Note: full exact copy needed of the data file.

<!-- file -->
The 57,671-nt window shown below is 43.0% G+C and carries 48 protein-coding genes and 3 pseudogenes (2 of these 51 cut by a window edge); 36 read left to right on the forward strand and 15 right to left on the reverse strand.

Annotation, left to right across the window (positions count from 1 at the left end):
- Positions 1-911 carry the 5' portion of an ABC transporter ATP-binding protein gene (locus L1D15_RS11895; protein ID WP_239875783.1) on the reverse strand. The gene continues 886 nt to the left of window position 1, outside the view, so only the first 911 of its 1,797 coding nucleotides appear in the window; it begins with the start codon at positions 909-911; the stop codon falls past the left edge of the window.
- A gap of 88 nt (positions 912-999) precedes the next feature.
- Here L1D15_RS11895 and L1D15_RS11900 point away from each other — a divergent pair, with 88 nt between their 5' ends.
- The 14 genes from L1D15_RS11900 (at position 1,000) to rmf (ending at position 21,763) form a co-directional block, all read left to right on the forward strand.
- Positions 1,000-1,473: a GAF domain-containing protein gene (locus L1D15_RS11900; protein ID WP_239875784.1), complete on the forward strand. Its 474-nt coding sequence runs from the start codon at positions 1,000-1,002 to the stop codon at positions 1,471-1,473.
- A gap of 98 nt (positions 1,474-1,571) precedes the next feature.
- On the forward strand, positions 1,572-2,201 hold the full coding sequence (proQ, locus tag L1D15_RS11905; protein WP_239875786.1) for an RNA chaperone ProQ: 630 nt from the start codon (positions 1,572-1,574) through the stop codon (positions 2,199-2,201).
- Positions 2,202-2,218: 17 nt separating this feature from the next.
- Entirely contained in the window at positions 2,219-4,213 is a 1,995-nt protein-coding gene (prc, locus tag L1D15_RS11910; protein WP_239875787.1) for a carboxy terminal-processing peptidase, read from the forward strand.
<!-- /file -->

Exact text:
The 57,671-nt window shown below is 43.0% G+C and carries 48 protein-coding genes and 3 pseudogenes (2 of these 51 cut by a window edge); 36 read left to right on the forward strand and 15 right to left on the reverse strand.

Annotation, left to right across the window (positions count from 1 at the left end):
- Positions 1-911 carry the 5' portion of an ABC transporter ATP-binding protein gene (locus L1D15_RS11895; protein ID WP_239875783.1) on the reverse strand. The gene continues 886 nt to the left of window position 1, outside the view, so only the first 911 of its 1,797 coding nucleotides appear in the window; it begins with the start codon at positions 909-911; the stop codon falls past the left edge of the window.
- A gap of 88 nt (positions 912-999) precedes the next feature.
- Here L1D15_RS11895 and L1D15_RS11900 point away from each other — a divergent pair, with 88 nt between their 5' ends.
- The 14 genes from L1D15_RS11900 (at position 1,000) to rmf (ending at position 21,763) form a co-directional block, all read left to right on the forward strand.
- Positions 1,000-1,473: a GAF domain-containing protein gene (locus L1D15_RS11900; protein ID WP_239875784.1), complete on the forward strand. Its 474-nt coding sequence runs from the start codon at positions 1,000-1,002 to the stop codon at positions 1,471-1,473.
- A gap of 98 nt (positions 1,474-1,571) precedes the next feature.
- On the forward strand, positions 1,572-2,201 hold the full coding sequence (proQ, locus tag L1D15_RS11905; protein WP_239875786.1) for an RNA chaperone ProQ: 630 nt from the start codon (positions 1,572-1,574) through the stop codon (positions 2,199-2,201).
- Positions 2,202-2,218: 17 nt separating this feature from the next.
- Entirely contained in the window at positions 2,219-4,213 is a 1,995-nt protein-coding gene (prc, locus tag L1D15_RS11910; protein WP_239875787.1) for a carboxy terminal-processing peptidase, read from the forward strand.